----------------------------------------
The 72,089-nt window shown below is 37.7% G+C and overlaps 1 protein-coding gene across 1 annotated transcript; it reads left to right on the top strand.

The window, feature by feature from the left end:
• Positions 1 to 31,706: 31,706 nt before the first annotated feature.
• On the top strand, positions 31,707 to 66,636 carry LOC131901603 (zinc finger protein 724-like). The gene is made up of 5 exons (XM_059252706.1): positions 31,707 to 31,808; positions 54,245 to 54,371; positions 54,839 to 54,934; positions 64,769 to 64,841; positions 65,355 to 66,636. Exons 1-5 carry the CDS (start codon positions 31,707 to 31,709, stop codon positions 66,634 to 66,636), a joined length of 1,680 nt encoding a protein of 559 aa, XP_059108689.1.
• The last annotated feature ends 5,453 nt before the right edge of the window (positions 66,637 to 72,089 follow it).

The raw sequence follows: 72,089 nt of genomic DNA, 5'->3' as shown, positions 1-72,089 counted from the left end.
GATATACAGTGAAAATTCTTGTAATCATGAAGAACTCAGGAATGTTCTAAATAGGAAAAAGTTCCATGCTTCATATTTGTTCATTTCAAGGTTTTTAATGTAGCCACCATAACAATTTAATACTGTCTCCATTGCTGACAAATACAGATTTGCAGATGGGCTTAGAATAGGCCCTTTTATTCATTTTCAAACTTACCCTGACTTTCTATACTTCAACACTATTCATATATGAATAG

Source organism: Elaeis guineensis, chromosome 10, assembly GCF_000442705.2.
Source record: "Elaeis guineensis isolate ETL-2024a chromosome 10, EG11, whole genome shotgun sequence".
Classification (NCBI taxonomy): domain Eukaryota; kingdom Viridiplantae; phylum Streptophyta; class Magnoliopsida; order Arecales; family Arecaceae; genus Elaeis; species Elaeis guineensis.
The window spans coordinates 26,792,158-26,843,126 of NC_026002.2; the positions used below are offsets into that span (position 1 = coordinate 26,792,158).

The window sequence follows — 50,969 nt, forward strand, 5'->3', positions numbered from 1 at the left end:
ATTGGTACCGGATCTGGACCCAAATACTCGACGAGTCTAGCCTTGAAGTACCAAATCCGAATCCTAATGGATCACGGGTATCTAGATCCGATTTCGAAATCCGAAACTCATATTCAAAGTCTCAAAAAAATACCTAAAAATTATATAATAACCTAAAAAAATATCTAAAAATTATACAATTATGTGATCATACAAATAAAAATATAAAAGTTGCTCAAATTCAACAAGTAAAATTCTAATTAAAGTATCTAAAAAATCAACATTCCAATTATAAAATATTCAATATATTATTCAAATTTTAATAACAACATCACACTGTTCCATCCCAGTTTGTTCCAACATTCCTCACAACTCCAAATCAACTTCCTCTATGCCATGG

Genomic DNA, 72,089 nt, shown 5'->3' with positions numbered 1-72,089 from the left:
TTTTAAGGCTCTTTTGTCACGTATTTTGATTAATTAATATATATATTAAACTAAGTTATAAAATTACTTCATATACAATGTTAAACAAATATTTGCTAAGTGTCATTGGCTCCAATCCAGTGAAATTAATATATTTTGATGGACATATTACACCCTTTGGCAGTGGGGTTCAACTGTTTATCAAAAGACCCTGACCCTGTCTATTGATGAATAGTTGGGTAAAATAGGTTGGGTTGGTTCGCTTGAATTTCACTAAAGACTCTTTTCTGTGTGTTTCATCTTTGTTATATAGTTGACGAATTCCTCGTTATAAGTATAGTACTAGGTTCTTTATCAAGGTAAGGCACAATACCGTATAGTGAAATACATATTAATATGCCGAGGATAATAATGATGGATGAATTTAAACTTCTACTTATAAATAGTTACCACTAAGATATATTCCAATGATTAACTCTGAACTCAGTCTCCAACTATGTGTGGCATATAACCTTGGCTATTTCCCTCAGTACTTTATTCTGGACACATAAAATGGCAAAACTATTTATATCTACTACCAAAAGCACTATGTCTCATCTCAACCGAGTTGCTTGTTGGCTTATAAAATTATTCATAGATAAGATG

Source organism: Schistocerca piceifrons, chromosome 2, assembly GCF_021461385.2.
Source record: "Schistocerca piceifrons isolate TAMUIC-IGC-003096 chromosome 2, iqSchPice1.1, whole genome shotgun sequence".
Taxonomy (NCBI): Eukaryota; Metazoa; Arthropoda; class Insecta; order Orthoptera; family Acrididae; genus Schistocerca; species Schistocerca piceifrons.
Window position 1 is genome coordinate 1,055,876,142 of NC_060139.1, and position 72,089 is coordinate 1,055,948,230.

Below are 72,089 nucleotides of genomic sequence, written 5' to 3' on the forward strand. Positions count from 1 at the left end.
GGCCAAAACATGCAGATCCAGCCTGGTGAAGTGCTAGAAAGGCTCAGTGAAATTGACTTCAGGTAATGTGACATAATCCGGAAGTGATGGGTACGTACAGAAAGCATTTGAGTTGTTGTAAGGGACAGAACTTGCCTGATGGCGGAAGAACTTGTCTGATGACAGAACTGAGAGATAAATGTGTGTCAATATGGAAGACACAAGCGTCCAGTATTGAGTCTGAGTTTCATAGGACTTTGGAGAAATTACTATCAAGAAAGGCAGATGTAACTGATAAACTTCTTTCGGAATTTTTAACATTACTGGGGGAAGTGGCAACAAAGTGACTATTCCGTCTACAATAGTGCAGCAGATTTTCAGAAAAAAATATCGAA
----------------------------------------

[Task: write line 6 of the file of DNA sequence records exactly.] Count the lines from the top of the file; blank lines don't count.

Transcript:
The raw sequence follows: 72,089 nt of genomic DNA, 5'->3' as shown, positions 1-72,089 counted from the left end.